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Urinary Tract Infection

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Watch video Urinary Tract Infection

 

Overview

Overview  Infection of the urinary tract is common and more so in women (due to shorter urethra and hormonal changes). UTIs may be classified as either a lower (Cystitis, urethritis and Prostatitis) or upper UTI (pyelonephritis). The main causative agents are bacteria such as E-coli. A lower UTI can progress to an upper UTI causing systemic symptoms and acute loin pain.

overview

Kidney Anatomy

The urinary system consists of:

  • Kidneys
  • Ureters
  • Bladder
  • Urethra

The kidneys are retroperitoneal bean shaped organs thats sits between veretbral levels T11-L3, the left kidney sitting slightly higher then the right kidney.

The kidneys is divided into three sections:

  • Renal cortex – renal arches and renal columns
  • Renal Medulla – pyramids, papillae, major calyx, minor calyx
  • Renal Sinus – Pelvis, renal vessels and lymphatics

Arterial Supply

  • Aorta → Renal artery (L2) → Segmental artery → Interlobular artery → Cortical radiate artery → Afferent Arteriole → GLOMERULUS

Venous Drainage

  • GLOMERULUS → Efferent arteriole (has branches forming the Vasa recta) → Arcuate vein → Interlobar vein → Renal Vein → Inferior vena cava

Nephrons 

  • Functional units of Kidneys
  • Nephron’s are structurally divided into two types:
    • Cortical
    • Juxtamedullary

Ureters are narrow muscular tube that transport urine to the bladder. There are three narrowed areas of each ureter:

  • Ureteropelvic junction
  • Ureteral segment
  • Ureterovesical junction

Bladder is a muscular organ which holds urine. The wall of the bladder comprises of four layers:

  • Adventitia
  • Detrusor muscle
  • lamina propria
  • Urothelium – specialised transitional cell epithelium (can stretch)

Urethra Arisis from the base of the bladder and is the passageway through which urine is discharged from the body. The female urethra is much shorter (3-4cm) than the male urethra (18+cm)

 

Nephrology - Overview

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Risk Factors

Risk Factors
Female gender
Sexual Intercourse
Catheterisation
Pregnancy
Menopause
Diabetes
Genitourinary malformation
Immunosuppression
Urinary Tract obstruction

Signs and Symptoms

Clinical Presentation – lower urinary tract infection

  • Dysuria
  • Frequency
  • Urgency
  • Nocturia
  • Haematuria
  • Suprapubic discomfort

Clinical Presentation – upper urinary tract infection

  • Loin pain
  • Fever
  • Nausea/Vomiting
  • Diarrhoea
  • General malaise
Side note Older people may also present with delirium, confusion, falls, immobility or anorexia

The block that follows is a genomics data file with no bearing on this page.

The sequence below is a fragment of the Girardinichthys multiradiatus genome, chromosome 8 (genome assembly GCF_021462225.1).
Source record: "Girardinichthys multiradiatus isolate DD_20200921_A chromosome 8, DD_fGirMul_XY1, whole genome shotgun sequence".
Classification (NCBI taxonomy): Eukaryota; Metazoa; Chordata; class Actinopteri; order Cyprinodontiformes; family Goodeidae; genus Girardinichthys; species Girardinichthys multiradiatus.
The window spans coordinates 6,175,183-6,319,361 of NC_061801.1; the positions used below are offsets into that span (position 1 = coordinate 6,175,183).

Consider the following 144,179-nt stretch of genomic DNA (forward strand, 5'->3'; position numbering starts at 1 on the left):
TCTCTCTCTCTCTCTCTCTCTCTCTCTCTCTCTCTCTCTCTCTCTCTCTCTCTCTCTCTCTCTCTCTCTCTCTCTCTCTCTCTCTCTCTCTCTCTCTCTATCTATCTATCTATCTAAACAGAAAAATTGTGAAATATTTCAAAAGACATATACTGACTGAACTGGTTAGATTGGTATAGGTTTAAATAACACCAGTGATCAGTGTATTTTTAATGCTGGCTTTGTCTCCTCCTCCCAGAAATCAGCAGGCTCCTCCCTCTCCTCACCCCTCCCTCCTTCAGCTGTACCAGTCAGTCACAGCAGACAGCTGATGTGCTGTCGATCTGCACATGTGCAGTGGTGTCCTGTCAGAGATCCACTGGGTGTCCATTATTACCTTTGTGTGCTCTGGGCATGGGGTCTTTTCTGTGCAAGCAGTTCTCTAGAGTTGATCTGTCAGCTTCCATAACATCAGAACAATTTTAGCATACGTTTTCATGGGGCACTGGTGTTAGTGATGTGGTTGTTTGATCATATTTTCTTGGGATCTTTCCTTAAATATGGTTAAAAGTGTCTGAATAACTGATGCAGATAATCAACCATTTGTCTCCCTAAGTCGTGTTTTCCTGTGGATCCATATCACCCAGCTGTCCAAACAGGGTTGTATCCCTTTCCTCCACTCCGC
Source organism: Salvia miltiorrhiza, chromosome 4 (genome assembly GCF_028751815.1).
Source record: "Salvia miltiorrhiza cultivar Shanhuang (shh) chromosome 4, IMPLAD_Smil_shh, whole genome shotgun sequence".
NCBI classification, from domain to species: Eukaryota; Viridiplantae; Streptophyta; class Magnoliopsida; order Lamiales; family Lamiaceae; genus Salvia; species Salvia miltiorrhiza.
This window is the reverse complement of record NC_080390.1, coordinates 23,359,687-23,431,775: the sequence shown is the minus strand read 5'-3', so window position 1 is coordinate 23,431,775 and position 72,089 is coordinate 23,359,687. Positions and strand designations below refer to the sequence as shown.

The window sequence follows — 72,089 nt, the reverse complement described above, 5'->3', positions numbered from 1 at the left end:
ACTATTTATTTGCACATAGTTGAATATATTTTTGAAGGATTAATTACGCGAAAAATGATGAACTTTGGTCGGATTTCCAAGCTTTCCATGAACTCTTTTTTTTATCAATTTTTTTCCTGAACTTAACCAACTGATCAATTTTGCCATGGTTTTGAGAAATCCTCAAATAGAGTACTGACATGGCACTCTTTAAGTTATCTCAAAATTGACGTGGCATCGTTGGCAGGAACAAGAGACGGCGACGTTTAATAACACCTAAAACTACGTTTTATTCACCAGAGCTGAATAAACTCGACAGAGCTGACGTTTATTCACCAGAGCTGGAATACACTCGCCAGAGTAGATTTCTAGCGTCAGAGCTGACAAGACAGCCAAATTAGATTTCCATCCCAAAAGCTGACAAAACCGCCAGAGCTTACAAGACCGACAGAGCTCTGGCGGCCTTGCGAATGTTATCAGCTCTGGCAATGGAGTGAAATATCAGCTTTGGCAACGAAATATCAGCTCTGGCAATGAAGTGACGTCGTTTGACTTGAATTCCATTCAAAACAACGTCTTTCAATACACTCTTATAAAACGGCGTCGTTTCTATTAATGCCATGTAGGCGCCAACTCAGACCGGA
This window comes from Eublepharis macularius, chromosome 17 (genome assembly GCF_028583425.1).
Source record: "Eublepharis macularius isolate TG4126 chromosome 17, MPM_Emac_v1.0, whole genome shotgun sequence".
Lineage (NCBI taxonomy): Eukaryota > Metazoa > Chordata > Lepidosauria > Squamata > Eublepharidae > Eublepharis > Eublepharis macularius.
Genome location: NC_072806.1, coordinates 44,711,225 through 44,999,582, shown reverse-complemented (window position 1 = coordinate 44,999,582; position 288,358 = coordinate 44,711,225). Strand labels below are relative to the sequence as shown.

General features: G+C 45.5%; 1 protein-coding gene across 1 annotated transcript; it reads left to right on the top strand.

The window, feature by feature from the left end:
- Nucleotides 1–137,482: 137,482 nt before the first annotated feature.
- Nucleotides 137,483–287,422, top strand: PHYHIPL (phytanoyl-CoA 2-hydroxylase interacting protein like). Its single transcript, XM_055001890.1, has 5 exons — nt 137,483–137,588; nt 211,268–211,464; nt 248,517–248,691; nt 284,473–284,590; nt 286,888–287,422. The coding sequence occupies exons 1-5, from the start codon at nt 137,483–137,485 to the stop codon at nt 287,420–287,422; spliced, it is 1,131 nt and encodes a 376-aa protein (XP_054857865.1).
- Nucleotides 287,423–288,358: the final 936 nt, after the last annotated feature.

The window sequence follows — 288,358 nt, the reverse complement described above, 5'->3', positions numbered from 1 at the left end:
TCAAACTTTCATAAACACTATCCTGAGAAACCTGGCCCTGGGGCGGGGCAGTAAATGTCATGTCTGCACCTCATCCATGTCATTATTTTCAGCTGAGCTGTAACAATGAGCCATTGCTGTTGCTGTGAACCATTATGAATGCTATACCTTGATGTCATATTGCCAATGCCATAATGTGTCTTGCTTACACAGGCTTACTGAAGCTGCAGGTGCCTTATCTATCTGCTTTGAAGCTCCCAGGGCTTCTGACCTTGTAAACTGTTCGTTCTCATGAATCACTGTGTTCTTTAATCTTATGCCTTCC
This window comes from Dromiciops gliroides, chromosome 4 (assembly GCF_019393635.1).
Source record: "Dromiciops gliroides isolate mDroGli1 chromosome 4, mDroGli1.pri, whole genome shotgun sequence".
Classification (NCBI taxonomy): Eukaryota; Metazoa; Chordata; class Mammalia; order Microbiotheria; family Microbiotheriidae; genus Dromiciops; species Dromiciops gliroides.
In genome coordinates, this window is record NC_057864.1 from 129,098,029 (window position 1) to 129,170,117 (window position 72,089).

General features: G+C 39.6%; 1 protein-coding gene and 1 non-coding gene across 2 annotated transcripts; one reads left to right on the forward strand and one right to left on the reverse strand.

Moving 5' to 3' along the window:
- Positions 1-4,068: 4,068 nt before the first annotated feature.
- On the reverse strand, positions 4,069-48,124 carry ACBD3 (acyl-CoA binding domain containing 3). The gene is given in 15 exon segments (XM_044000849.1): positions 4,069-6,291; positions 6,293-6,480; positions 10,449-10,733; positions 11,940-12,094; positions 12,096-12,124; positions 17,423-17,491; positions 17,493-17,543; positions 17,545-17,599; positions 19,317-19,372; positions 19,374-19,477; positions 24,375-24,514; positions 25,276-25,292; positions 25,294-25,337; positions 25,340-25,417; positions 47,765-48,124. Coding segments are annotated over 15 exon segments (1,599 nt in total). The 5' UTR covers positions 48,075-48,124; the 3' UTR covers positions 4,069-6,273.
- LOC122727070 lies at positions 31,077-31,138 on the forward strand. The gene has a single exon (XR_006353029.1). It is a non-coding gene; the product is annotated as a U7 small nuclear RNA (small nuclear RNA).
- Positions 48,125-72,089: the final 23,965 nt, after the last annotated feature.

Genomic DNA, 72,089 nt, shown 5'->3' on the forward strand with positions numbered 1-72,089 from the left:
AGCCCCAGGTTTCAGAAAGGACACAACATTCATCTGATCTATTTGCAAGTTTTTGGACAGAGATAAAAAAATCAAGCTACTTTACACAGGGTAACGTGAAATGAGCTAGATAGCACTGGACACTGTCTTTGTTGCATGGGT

samds

The signs and symptoms of lower and upper UTI differ

 

Triad of Pyelonephritis (Upper UTI): Fever, flank/back pain and nausea/vomiting
flank

Flank/loin Pain in Pyelonephritis

Investigations and Diagnosis

  • FBC
  • EUC
  • LFT
  • CRP
  • Urinalysis
  • Microscopy, culture and sensitivity
  • Blood cultures – should be done for patients with pyelonephritis

Diagnosis

  • Pyuria and bacteriuria in a carefully collected specimen of urine (midstream)
  • Microscopy, culture and sensitivity will confirm diagnosis and severity and guide antibiotic treatment

Pathophysiology

path

Pathophysiology

Management

Lower UTI

  • Oral Antibiotic treatment for 1-2 weeks (Men 2 weeks recommended)
  • Hydration
  • Paracetamol – for pain

Upper UTI

  • IV Antibiotic treatment first few days (in hospital)
  • Oral antibiotics for ~10 days +/-
  • Hydration
  • Paracetamol – for pain
management

Flow chart of the management of suspected UTI. The most important investigation would be Urine analysis and bloods in the acute setting followed by empirical antibiotics

Remember Refer to Urologist if patient fails to respond to medical treatment, has recurrent UTIs, Haemturia and men with symptoms of UTI as this is considered abnormal.

Complications and Prognosis

Complications

  • Pyelonephritis
  • Pre-term delivery
  • Urinary Retention
  • Recurrent UTI
  • Prostatitis
  • Sepsis
  • Renal Abscess

Prognosis

  • Prognosis UTI in women and men is excellent. With appropriate antimicrobial treatment and resolution of symptoms, there is unlikely to be long-term sequelae.
  • Acute cystitis is common, many patients will eventually have a recurrence. If the patient has a recurrence of the symptoms within 1 month of the treatment, urinalysis and cultures are indicated to verify the diagnosis and to guide therapy.

References

Davidson’s Principles and Practice of Medicine
Nickel, J.C. (2005) Practical management of recurrent urinary tract infections in premenopausal women. Reviews of Urology, vol 7 (1), 11-17.
Australian Doctor – renal stones
Australian Family Physician – Urinary stone disease
BMJ: http://bestpractice.bmj.com.ipacez.nd.edu.au/best-practice/monograph/225/diagnosis/history-and-examination.html
Davidson’s Principles and Practices of Medicine